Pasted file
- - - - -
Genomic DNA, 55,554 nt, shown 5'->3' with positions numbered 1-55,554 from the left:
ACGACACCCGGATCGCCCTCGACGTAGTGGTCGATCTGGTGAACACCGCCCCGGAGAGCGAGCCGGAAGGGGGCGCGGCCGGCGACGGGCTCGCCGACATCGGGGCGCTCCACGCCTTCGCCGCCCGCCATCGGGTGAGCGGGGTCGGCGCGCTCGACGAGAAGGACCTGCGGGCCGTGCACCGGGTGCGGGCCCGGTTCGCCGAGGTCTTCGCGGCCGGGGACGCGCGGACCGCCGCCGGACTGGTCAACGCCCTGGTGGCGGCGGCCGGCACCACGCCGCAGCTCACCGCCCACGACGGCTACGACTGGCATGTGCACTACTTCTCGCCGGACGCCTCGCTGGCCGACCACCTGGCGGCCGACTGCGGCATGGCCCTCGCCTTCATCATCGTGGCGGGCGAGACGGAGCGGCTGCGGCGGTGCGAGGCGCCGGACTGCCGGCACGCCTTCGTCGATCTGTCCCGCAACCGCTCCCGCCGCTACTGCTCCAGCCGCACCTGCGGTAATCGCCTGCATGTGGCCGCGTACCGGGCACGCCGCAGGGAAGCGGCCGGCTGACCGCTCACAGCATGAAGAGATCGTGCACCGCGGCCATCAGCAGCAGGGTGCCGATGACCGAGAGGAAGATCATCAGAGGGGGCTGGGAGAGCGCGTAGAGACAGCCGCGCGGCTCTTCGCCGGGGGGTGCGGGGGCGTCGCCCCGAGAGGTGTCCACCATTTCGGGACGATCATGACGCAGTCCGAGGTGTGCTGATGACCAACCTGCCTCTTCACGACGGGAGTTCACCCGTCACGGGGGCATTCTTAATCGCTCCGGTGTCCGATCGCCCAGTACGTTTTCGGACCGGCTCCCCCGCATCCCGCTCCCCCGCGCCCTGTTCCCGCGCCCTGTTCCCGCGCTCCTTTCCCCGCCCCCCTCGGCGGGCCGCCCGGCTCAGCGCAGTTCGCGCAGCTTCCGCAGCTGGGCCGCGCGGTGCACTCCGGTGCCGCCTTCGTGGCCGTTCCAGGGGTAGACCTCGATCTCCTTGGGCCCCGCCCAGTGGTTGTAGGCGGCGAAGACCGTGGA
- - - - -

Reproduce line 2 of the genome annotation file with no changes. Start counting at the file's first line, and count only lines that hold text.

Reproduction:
ACGACACCCGGATCGCCCTCGACGTAGTGGTCGATCTGGTGAACACCGCCCCGGAGAGCGAGCCGGAAGGGGGCGCGGCCGGCGACGGGCTCGCCGACATCGGGGCGCTCCACGCCTTCGCCGCCCGCCATCGGGTGAGCGGGGTCGGCGCGCTCGACGAGAAGGACCTGCGGGCCGTGCACCGGGTGCGGGCCCGGTTCGCCGAGGTCTTCGCGGCCGGGGACGCGCGGACCGCCGCCGGACTGGTCAACGCCCTGGTGGCGGCGGCCGGCACCACGCCGCAGCTCACCGCCCACGACGGCTACGACTGGCATGTGCACTACTTCTCGCCGGACGCCTCGCTGGCCGACCACCTGGCGGCCGACTGCGGCATGGCCCTCGCCTTCATCATCGTGGCGGGCGAGACGGAGCGGCTGCGGCGGTGCGAGGCGCCGGACTGCCGGCACGCCTTCGTCGATCTGTCCCGCAACCGCTCCCGCCGCTACTGCTCCAGCCGCACCTGCGGTAATCGCCTGCATGTGGCCGCGTACCGGGCACGCCGCAGGGAAGCGGCCGGCTGACCGCTCACAGCATGAAGAGATCGTGCACCGCGGCCATCAGCAGCAGGGTGCCGATGACCGAGAGGAAGATCATCAGAGGGGGCTGGGAGAGCGCGTAGAGACAGCCGCGCGGCTCTTCGCCGGGGGGTGCGGGGGCGTCGCCCCGAGAGGTGTCCACCATTTCGGGACGATCATGACGCAGTCCGAGGTGTGCTGATGACCAACCTGCCTCTTCACGACGGGAGTTCACCCGTCACGGGGGCATTCTTAATCGCTCCGGTGTCCGATCGCCCAGTACGTTTTCGGACCGGCTCCCCCGCATCCCGCTCCCCCGCGCCCTGTTCCCGCGCCCTGTTCCCGCGCTCCTTTCCCCGCCCCCCTCGGCGGGCCGCCCGGCTCAGCGCAGTTCGCGCAGCTTCCGCAGCTGGGCCGCGCGGTGCACTCCGGTGCCGCCTTCGTGGCCGTTCCAGGGGTAGACCTCGATCTCCTTGGGCCCCGCCCAGTGGTTGTAGGCGGCGAAGACCGTGGA